We have a great setup here– two coalition forces with allies that have the potential to be treacherous (some of them, anyway).   The battle and troop mix favor shock factors such as heavy infantry and medium cavalry, all of which are in the mix.  So how well does Sign of the Pagan do as a game?

The rules are a potage of elements that the designer, Richard Berg, has served up before.  Activation is accomplished by Contingent Activation markers (CAMs) which have been around in one fashion or another since A Famous Victory.   All very understandable.  Players select CAMs, then roll for initiative winner and the winner places his CAM on the map.  The remaining CAMs are put back in an opaque cup.  Contingents are activated by drawing from a cup in random fashion thereafter.  Movement is pretty standard stuff, and facing counts.

Combat comes in two flavors, Missile and Shock.   Missile is nothing we haven’t seen before– units have to be in range, units have to be seen, the firing unit must have a missile factor, and there other factors possibly in play, such as movement and whether the unit is engaged.  Missile Combat is resolved on a Missile Fire CRT which is fairly bloodless- the worst result being a DISORDERED marker.  Shock Combat is handled somewhat differently, and is heavily modified by troop type,   Position advantage, Momentum, and current Morale.  The goal is to get the enemy disordered twice; that eliminates them.  I found that a preliminary arrow shower followed up by a rush of men with swords and axes is the best combination.


Also included in the game are eight OPPORTUNITY CARDS (above) for either side which are shuffled, and four are drawn for both sides.  The Opportunity Card is like a “one time interrupt” event that modifies the outcome of the current battle.  The rulebook states they can be played at any time– a general rule that is modified by the event description on the card.  Note that there are really only FOUR cards– the other four of the eight are “no events” just to add a little variability and randomness.  Even so, I suspect you could play a bluff with a No Event card if you have the right stuff theatrically.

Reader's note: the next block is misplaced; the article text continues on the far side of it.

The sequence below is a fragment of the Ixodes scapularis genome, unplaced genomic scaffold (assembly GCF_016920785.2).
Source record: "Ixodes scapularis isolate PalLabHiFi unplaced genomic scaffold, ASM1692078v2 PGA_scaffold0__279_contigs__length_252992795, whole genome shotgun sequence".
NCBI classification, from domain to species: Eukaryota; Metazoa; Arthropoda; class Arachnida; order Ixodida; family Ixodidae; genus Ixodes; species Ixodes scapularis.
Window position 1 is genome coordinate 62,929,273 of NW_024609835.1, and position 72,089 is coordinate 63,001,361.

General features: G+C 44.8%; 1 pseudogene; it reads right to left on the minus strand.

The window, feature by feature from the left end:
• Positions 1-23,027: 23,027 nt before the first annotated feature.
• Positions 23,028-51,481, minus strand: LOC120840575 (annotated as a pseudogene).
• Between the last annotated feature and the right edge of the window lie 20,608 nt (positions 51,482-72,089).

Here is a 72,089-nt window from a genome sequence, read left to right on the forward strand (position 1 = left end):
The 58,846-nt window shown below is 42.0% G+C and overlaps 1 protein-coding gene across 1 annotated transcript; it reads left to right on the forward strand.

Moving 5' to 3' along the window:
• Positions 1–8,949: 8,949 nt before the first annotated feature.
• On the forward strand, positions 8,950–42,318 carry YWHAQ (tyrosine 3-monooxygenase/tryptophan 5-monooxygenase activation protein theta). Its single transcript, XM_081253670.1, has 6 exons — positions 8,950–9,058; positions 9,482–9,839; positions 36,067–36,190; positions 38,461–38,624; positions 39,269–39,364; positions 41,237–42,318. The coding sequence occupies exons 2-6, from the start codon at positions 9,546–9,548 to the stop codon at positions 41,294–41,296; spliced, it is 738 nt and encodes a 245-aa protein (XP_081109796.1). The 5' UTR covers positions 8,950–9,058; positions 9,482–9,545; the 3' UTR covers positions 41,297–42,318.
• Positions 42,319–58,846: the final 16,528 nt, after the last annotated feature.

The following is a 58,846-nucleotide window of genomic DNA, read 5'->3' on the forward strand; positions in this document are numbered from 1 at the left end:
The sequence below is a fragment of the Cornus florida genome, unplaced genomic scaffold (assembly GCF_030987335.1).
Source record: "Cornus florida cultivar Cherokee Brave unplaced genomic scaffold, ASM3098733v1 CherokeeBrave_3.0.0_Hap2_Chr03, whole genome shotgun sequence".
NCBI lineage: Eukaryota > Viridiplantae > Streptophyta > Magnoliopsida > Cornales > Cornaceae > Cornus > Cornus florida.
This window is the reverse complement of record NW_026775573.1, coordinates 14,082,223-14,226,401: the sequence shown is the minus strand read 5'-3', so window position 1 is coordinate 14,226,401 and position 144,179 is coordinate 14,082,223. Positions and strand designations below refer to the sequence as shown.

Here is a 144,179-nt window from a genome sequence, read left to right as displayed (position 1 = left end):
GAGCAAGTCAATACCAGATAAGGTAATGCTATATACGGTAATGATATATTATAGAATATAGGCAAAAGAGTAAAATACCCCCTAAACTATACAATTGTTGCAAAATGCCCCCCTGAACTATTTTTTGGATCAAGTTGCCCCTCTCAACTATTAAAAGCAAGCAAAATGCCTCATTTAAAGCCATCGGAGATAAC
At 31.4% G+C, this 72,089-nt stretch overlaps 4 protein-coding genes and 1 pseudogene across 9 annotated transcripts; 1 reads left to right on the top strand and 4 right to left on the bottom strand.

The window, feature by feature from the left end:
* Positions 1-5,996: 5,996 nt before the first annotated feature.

In the three games I’ve played so far, the rulebook appears to lay things out in a fairly sensible manner and there was nothing about Sign of the Pagan‘s mechanics that was profoundly difficult to grasp, on the face of it.  And yet… there were many occasions where I was confused or just plain interpreted the text incorrectly.  Some of the steps and exceptions to combat are vaguely worded and I found myself re-reading parts of the book again and again in order to grasp the designer’s intent.  If that fellow is engaged with that fellow and another fellow comes up and attacks from here, the rules state this exception… 

Personally, I think the rulebook would have been greatly improved with an illustrated example of the first 3-4 turns of a game, just to see how movement, activation, command and combat actually work.  There are a smorgasbord of mechanical elements to this game that appear familiar but ultimately made me feel like I was eating ala carte.   This is not to say it isn’t an enjoyable game– once I got the hang of things, I really liked it.  This is an interesting period, very rarely a subject of a wargame design.   I liked the period, I liked the tactical situation very much.  I liked the treacherous Alans tribe– shades of the Kobayakawa clan in Berg’s earlier Shogun Triumphant!